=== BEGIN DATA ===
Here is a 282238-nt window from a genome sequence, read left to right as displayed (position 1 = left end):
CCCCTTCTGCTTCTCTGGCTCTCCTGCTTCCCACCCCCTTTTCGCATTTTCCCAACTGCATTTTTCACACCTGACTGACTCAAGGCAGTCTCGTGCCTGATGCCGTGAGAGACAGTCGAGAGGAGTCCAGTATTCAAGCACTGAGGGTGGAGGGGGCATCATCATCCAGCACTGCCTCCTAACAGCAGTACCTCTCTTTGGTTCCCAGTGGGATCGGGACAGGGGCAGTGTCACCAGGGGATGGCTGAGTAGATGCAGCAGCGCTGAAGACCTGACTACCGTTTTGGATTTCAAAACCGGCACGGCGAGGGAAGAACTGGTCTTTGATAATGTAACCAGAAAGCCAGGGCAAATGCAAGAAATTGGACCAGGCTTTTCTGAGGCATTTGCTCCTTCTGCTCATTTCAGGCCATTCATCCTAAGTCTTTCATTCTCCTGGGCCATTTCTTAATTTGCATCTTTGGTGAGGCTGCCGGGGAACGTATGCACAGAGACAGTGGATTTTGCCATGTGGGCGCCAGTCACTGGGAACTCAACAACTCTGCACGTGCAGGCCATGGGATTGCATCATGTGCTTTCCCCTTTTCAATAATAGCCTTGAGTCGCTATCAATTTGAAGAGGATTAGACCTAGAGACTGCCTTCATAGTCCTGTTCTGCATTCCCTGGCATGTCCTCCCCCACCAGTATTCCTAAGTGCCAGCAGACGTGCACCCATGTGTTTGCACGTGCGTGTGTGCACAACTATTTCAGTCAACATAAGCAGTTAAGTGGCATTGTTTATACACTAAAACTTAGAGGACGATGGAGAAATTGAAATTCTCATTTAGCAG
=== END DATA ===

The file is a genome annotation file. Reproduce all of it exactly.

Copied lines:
Here is a 282238-nt window from a genome sequence, read left to right as displayed (position 1 = left end):
CCCCTTCTGCTTCTCTGGCTCTCCTGCTTCCCACCCCCTTTTCGCATTTTCCCAACTGCATTTTTCACACCTGACTGACTCAAGGCAGTCTCGTGCCTGATGCCGTGAGAGACAGTCGAGAGGAGTCCAGTATTCAAGCACTGAGGGTGGAGGGGGCATCATCATCCAGCACTGCCTCCTAACAGCAGTACCTCTCTTTGGTTCCCAGTGGGATCGGGACAGGGGCAGTGTCACCAGGGGATGGCTGAGTAGATGCAGCAGCGCTGAAGACCTGACTACCGTTTTGGATTTCAAAACCGGCACGGCGAGGGAAGAACTGGTCTTTGATAATGTAACCAGAAAGCCAGGGCAAATGCAAGAAATTGGACCAGGCTTTTCTGAGGCATTTGCTCCTTCTGCTCATTTCAGGCCATTCATCCTAAGTCTTTCATTCTCCTGGGCCATTTCTTAATTTGCATCTTTGGTGAGGCTGCCGGGGAACGTATGCACAGAGACAGTGGATTTTGCCATGTGGGCGCCAGTCACTGGGAACTCAACAACTCTGCACGTGCAGGCCATGGGATTGCATCATGTGCTTTCCCCTTTTCAATAATAGCCTTGAGTCGCTATCAATTTGAAGAGGATTAGACCTAGAGACTGCCTTCATAGTCCTGTTCTGCATTCCCTGGCATGTCCTCCCCCACCAGTATTCCTAAGTGCCAGCAGACGTGCACCCATGTGTTTGCACGTGCGTGTGTGCACAACTATTTCAGTCAACATAAGCAGTTAAGTGGCATTGTTTATACACTAAAACTTAGAGGACGATGGAGAAATTGAAATTCTCATTTAGCAG